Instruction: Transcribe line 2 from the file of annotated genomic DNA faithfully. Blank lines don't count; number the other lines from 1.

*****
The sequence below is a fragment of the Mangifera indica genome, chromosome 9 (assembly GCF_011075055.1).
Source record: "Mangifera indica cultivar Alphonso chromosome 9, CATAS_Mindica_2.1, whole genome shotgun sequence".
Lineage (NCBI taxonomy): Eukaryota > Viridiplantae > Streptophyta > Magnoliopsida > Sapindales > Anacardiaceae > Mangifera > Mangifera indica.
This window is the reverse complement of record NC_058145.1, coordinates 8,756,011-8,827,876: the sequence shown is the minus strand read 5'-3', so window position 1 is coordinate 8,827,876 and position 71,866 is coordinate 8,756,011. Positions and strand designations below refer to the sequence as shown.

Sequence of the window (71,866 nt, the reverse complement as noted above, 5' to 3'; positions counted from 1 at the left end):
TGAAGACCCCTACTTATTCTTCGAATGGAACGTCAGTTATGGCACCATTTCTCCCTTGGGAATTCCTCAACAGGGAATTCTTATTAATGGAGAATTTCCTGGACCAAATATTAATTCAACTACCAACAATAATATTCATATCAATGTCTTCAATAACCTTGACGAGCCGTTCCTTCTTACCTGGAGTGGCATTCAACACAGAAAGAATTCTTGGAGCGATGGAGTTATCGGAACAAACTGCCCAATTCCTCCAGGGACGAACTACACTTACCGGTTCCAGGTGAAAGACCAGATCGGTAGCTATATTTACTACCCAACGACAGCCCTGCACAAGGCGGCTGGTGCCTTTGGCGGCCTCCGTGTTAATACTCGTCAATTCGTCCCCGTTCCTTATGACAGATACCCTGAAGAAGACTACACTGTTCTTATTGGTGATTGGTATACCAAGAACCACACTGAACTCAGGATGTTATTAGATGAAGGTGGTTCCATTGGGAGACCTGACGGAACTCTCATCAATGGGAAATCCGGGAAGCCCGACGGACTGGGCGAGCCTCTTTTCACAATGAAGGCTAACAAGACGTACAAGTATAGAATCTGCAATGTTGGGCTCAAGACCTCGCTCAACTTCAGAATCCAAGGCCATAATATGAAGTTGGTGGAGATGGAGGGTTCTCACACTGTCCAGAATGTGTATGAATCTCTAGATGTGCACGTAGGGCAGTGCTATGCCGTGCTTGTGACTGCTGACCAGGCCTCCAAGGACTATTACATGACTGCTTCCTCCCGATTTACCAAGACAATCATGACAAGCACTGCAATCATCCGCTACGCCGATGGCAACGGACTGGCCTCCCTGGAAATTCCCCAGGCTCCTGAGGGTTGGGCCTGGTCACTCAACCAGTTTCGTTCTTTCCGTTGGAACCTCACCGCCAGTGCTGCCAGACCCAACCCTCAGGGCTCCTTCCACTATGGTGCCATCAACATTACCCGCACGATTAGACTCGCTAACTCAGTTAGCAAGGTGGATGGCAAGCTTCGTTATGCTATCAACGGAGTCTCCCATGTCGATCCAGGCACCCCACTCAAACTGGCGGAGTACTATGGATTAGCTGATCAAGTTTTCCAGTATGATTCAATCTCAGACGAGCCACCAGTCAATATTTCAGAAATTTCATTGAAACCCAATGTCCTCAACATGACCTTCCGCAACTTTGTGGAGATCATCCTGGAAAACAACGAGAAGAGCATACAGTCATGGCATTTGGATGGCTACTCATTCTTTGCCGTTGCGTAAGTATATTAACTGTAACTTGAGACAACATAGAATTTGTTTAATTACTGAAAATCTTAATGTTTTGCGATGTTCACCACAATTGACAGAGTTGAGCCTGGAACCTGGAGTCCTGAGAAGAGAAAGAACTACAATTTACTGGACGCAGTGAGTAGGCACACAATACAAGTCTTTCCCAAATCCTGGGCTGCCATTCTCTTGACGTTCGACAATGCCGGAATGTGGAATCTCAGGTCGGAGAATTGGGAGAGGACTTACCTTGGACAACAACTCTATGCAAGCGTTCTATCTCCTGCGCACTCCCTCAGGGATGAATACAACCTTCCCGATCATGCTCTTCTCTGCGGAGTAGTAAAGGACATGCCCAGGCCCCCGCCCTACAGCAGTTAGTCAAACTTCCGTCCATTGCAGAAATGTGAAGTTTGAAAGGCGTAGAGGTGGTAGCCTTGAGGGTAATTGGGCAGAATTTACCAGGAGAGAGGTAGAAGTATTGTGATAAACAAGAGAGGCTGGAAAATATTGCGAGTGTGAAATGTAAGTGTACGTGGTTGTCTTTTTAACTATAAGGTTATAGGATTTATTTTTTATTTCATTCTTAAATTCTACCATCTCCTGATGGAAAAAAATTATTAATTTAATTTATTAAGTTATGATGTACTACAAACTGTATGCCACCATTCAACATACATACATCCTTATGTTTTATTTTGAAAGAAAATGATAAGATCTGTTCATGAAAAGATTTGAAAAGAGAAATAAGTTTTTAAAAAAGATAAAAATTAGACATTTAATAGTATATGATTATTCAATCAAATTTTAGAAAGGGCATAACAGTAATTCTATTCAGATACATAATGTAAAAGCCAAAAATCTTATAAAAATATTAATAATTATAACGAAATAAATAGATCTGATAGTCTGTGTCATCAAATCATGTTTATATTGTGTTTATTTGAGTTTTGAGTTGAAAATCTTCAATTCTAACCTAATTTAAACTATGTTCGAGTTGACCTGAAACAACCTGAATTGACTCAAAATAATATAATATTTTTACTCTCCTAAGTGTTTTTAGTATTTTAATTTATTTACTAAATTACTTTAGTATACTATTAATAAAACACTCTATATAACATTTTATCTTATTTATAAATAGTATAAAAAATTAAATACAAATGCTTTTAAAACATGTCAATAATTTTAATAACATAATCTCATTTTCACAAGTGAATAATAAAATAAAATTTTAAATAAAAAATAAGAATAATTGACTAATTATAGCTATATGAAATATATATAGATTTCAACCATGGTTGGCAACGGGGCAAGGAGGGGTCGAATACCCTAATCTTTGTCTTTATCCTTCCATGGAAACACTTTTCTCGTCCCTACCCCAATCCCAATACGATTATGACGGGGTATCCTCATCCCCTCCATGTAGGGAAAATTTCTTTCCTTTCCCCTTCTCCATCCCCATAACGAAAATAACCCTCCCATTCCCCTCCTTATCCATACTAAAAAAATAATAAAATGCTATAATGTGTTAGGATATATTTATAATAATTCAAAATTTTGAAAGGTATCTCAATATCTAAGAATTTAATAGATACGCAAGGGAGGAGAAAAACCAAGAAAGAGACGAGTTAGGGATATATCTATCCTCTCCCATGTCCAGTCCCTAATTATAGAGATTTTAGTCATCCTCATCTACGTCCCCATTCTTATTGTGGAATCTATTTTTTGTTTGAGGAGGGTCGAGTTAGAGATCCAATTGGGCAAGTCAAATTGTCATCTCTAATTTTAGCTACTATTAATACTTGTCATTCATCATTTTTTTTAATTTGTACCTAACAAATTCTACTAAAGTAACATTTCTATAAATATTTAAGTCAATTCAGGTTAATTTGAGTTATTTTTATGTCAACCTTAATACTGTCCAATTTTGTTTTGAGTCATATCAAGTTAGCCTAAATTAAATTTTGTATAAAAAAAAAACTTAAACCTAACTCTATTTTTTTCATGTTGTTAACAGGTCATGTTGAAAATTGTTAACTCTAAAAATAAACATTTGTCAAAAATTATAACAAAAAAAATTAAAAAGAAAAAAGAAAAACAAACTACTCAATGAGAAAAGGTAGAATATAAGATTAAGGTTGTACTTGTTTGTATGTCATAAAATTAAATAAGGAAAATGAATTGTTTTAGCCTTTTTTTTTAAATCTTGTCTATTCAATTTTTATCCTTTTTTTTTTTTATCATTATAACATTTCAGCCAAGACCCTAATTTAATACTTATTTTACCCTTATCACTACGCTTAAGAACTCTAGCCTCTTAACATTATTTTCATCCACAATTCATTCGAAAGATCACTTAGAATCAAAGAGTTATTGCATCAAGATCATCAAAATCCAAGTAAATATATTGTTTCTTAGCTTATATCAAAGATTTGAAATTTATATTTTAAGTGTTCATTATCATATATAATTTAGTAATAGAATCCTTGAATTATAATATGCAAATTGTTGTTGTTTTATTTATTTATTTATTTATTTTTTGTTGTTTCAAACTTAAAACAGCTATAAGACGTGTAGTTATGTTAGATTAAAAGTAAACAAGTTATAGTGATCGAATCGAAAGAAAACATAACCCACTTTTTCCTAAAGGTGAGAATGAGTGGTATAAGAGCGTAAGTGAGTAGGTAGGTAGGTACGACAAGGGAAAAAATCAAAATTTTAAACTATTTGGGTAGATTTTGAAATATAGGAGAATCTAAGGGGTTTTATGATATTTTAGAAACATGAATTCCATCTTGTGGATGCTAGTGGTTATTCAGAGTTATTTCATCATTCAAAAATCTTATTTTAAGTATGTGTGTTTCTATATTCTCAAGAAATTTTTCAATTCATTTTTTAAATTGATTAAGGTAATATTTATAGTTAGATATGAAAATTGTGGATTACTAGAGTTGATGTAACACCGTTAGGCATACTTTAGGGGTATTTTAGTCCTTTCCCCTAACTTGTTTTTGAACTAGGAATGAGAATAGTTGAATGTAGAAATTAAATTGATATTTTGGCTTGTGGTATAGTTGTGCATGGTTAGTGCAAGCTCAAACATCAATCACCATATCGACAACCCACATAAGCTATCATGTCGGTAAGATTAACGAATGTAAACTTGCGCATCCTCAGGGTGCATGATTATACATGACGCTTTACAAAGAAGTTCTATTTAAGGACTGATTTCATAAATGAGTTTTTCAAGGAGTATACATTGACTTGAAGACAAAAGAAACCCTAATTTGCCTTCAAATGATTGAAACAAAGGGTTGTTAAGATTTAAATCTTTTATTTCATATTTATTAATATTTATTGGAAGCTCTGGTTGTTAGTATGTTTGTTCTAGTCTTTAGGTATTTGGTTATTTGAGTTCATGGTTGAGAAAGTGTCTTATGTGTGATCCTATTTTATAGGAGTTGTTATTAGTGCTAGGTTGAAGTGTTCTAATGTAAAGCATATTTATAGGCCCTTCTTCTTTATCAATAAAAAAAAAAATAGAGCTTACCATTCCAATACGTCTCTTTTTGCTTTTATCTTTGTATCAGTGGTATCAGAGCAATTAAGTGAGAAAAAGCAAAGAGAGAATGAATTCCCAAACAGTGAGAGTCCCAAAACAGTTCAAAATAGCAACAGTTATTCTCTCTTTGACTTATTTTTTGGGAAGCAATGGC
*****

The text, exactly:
Source record: "Mangifera indica cultivar Alphonso chromosome 9, CATAS_Mindica_2.1, whole genome shotgun sequence".